Currently viewing the category: "Leaf Footed Bugs"
What's That Bug? does not endorse extermination

Subject: Pennsylvania bug
Location: Northeastern Pennsylvania
January 15, 2017 9:33 pm
Washing dishes in my kitchen when this bug buzzed loudly across the room and dive bombed into the water. Water was hot so he didn’t make it. Never saw one before, abdomen has an odd concave shape. Black (or dark brown?) with yellow markings. What is this bug?
Signature: Debbie

Western Conifer Seed Bug

Dear Debbie,
The Western Conifer Seed Bug is a species native to the Pacific Northwest that greatly expanded its range across North America beginning in the 1960s.  Western Conifer Seed Bugs often seek shelter indoors to hibernate when the weather cools, which is probably why you found it in your kitchen.

Thank you so much for your help!  I have been bombarded with “stink bugs” this year more than ever!!!  Asian lady bugs are everywhere as well. They are driving me crazy!!!!  So when this new looking bug landed in my sink, I thought, “Here we go again!”  Thank you for identifying it for me. I refer to your site often!  It’s a fantastic reference!!!
Btw….is there any kind of deterrent for any of the above mentioned bugs?  I do not want to spray to kill, I just wish I could discourage them out of our living space better. Our home is an 1815 farmhouse and we are trying to seal up as much as we can. Any advice would be helpful.
Again, thank you for the ID on the bug. I will continue to reference your very informative site!  Have a great day!
Debbie

Hi again Debbie,
Brown Marmorated Stink Bugs, Multi-Colored Asian Lady Beetles and Western Conifer Seed Bugs are all introduced species in your area, and they probably have no natural enemies, hence their ability to proliferate, and they are most likely here to stay.  Short of sealing your house better, we cannot provide any additional deterrents. 

Thanks very much!  Then we will continue to do that!!  Again, j appreciate your help and will continue to enjoy your site!!!

What's That Bug? does not endorse extermination

Subject: Weird insect infestation on one of my trees!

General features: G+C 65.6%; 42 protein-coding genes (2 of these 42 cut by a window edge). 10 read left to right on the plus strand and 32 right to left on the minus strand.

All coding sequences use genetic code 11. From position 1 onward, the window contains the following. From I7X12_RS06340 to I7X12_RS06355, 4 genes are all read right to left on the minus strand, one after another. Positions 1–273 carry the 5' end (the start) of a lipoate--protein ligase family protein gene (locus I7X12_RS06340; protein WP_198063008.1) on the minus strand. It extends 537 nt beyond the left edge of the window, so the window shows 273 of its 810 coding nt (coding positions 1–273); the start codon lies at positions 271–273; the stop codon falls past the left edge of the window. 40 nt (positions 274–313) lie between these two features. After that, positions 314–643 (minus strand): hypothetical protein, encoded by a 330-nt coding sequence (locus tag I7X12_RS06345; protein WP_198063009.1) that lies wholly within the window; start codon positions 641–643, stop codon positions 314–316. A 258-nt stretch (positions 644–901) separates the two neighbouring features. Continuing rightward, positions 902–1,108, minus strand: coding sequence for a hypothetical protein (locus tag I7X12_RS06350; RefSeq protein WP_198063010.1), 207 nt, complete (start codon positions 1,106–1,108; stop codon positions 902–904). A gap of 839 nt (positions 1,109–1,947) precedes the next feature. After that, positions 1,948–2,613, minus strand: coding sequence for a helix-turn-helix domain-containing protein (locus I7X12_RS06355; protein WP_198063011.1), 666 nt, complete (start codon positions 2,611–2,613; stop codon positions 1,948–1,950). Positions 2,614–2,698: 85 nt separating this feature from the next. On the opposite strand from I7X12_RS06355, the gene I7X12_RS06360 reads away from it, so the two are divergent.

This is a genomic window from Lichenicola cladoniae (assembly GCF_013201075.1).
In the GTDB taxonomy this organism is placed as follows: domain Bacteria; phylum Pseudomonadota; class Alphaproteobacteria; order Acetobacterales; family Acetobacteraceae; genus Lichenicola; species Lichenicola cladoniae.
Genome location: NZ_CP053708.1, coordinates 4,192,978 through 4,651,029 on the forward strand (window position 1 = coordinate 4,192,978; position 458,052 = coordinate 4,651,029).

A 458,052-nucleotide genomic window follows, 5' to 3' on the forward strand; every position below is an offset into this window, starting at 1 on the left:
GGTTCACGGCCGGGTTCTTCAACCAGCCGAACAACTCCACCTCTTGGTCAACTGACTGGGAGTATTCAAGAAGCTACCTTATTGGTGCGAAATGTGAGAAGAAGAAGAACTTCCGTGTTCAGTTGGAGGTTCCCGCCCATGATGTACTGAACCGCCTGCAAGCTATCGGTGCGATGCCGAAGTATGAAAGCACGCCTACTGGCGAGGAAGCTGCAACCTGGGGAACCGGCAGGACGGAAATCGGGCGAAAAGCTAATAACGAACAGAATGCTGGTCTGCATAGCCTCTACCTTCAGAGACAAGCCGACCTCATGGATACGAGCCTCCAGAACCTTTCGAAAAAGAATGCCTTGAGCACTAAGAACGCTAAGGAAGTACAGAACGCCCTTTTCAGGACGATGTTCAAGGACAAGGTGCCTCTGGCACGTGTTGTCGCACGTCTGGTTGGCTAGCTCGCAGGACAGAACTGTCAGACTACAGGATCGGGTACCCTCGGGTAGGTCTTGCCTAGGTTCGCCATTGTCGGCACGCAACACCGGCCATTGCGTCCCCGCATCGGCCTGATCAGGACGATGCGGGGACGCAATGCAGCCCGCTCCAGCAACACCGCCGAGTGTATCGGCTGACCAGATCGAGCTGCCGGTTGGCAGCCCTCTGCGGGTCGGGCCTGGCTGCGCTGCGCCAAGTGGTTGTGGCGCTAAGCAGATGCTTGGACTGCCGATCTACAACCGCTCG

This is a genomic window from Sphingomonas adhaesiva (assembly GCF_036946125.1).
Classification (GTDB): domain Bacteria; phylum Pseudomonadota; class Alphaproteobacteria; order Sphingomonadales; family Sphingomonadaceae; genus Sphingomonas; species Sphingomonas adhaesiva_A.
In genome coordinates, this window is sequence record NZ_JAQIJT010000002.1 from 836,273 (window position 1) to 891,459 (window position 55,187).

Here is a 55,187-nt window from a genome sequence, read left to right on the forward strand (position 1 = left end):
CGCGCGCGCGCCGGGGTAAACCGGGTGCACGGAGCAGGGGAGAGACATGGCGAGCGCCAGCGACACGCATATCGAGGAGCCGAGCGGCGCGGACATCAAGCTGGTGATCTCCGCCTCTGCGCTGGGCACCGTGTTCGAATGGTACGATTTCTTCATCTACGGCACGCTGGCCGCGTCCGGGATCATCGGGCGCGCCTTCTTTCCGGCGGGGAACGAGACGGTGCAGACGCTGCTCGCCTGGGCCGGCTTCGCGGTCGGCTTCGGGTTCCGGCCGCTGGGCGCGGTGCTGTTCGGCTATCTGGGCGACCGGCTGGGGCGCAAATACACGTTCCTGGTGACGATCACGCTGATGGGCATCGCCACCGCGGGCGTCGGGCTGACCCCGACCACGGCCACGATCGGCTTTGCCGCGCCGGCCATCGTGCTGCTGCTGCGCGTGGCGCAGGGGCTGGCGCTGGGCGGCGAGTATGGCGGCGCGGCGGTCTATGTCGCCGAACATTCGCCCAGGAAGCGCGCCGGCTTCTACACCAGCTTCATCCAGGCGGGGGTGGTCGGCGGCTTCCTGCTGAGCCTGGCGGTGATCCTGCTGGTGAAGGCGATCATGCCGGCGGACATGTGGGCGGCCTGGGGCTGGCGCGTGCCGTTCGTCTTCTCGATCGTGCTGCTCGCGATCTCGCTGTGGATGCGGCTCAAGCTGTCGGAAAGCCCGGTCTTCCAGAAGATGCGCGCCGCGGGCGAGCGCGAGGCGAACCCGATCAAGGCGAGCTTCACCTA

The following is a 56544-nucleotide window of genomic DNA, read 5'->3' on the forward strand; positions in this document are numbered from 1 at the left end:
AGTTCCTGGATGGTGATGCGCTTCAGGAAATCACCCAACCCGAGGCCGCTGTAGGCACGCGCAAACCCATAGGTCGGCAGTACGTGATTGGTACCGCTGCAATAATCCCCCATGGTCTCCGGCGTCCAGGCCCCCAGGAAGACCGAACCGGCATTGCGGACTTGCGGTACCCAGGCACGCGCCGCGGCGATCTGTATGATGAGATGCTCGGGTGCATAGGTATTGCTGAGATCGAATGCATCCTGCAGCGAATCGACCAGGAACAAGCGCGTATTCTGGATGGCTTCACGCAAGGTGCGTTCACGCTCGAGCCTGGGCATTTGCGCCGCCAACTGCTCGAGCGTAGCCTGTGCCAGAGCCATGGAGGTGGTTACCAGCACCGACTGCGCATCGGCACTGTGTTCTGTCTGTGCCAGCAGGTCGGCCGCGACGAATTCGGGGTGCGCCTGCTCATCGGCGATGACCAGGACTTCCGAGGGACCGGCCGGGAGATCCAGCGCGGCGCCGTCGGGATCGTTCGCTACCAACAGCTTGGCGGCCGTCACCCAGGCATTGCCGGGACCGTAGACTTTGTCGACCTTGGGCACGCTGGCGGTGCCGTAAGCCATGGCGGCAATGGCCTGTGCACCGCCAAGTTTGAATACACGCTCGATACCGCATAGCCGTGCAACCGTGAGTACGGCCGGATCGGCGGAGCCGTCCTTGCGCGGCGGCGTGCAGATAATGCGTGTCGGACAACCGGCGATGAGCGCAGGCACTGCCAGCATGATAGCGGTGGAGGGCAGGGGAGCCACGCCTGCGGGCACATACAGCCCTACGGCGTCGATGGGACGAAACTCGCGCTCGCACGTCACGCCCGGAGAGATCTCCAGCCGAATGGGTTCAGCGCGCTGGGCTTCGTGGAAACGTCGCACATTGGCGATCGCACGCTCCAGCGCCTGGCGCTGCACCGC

Location: Sandton, johannesburg
January 12, 2017 10:07 am
Hi there, one of my small trees in my garden is suddenly covered in millions of black insects varying in size from quite large ( about the size of a cricket) to really small. They appear to have hatched from a muddy nest in the bottom of my bird bath which sits under the tree.
They are really quite scary looking and there are literally hundreds of them just sitting on the branches all of the tree- just need to know if they are in any way dangerous ( to my children or the tree😭)
Signature: Jen

Immature Tip Wilter

Dear Jen,
It seems you have multiple different instars or stages of Tip Wilters, True Bugs in the family Coreidae, most likely 
Carlisis wahlbergi based on research we have done in the past.  As their name implies, Tip Wilters cause worts to wilt after the insects use their piercing mouthparts to suck the fluids from the plants upon which they are feeding.  While it is possible that a large Tip Wilter might bite a child if it is carelessly handled, they are not considered dangerous.  The damage they do to the plants is another story, and large quantities of Tip Wilters, which you seem to have, may stunt the growth of your plants.

Immature Tip Wilters

What's That Bug? does not endorse extermination

Subject: Large beautiful insect
Location: Smyrna (North Georgia)
January 5, 2017 4:33 pm
Hello Bugman,
This is a terrific site and already my husband and I have learned some very interesting things! The picture I am sending you is of a very large bug (3″ in length) that flew onto the side mirror of my neighbor’s car. It was a medium gray color with brown undertones and some reddish markings (eyes, on back. Etc) it was slow flying and seemed cumbersome. The picture was taken this past November here in Smyrna (North Georgia). I observed thd bug for several minutes, fascinated and took video footage that is about 30 seconds. I have done a bit of research amd guessed it was some species of Leaf Footed Bug, but would love to hear what an expert has to say. Thank you very much!